“But this is a very different thing from deriving benefit from a fast,” it may be said. True enough; and such prolonged periods of abstinence are not advocated or necessary. A relatively short fast is all that is required, as a rule. If the nutrition of the body has been properly managed, in fact, no fast at all is necessitated—because there would be no sickness to cure. If the patient has been eating unwisely for some time, the omission of a few meals may restore him. If he has been overeating for many months, or even years, a much longer period of fasting is called for, in consequence. But nature will always dictate just how long this fast is to be. Remember that, as soon as the fast is begun, hunger disappears (except for the false or “habit hunger,” noted the first two days). The tongue coats, the breath becomes offensive, a bad taste is noted in the mouth, and so on. All these symptoms will last until the fast is ready to be broken, but will disappear simultaneously with the return of natural hunger. Nature knows just how long the fast should be. It may be for three days, five days! No one can tell in advance just how long the fast should be. But nature dictates the length of time necessary, and the patient may rest assured that she knows her business, and that, so long as the tongue remains coated, the breath sour, the appetite lost, etc., there is no danger, and that only benefit will result from continuing the fast. When ready to be broken, hunger will return; all these unpleasant symptoms will disappear, and the body will once more speak out, with no uncertain language: “Now I am ready for food! ”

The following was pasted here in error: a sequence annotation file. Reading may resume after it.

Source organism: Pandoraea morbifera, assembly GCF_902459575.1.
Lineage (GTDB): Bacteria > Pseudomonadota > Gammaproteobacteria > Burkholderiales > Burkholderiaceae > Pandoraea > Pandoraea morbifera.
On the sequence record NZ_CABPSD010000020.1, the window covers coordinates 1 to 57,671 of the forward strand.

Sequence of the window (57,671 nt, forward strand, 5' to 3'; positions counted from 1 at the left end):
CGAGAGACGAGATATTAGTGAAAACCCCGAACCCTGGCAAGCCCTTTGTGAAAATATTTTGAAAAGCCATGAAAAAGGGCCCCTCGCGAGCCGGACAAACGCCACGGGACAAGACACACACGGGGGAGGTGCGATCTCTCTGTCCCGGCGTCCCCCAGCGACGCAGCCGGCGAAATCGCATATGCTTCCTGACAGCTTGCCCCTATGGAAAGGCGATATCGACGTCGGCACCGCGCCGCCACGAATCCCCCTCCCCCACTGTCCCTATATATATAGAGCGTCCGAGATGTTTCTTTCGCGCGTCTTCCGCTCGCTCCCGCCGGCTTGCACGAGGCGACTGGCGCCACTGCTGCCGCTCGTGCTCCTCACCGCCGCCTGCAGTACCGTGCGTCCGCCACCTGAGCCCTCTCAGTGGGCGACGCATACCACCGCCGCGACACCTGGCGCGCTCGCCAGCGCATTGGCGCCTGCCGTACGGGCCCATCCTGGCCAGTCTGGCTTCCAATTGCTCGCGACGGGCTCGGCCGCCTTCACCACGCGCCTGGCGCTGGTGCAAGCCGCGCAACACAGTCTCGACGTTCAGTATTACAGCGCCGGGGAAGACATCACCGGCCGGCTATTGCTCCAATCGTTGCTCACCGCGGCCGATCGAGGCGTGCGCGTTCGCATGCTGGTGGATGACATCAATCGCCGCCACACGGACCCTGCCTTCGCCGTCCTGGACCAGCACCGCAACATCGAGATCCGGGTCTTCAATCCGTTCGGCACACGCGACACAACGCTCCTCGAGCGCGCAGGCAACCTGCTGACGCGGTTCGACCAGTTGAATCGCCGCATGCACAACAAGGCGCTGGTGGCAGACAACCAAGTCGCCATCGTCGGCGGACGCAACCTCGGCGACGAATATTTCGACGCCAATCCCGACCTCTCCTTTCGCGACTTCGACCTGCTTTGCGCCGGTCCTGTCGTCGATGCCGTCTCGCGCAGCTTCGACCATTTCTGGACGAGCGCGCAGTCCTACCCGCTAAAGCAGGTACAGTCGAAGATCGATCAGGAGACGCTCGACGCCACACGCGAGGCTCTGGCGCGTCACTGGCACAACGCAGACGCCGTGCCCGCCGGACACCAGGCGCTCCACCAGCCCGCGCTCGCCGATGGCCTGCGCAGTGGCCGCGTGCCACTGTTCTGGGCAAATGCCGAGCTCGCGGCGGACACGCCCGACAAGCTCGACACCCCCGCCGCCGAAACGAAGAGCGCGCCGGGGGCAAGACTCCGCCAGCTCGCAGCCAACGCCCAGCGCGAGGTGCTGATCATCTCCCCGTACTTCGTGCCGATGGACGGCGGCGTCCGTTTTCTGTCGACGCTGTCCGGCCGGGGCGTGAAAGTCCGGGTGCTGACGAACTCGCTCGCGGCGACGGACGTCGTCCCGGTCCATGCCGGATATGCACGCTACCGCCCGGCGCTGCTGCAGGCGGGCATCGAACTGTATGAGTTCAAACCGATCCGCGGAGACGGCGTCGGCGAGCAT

Any fast, therefore, “undertaken for the purpose of curing some disease, should be continued until these various signs manifest themselves, and should not be broken prematurely, and merely because the patient feels that he has fasted “long enough.” Unpleasant consequences frequently result from such premature breaking of the fast. The patient may experience griping pains in his stomach and bowels; he may develop hiccoughs, or nausea, or headache, or—more serious still—he may begin to vomit. These are all symptomatic of a premature breaking of the fast, and never develop if the fast has been allowed to run its natural course, and the patient has waited upon natural hunger.
Now, assuming that our patient has completed his fast (say, of 5 days); that he has waited for natural hunger to appear, and that it has eventually done so, with all its accompanying symptoms. How should he break his fast? What should he eat first? And how often and how much? These are all vitally important questions, since much of the benefit derived from a fast may be undone by overeating, immediately upon its conclusion. It must be borne in mind that a ravenous appetite will develop as soon as eating is commenced, and the utmost will power must be exercised to keep this in check for the first few days immediately following a fast; otherwise the patient will only get himself into trouble.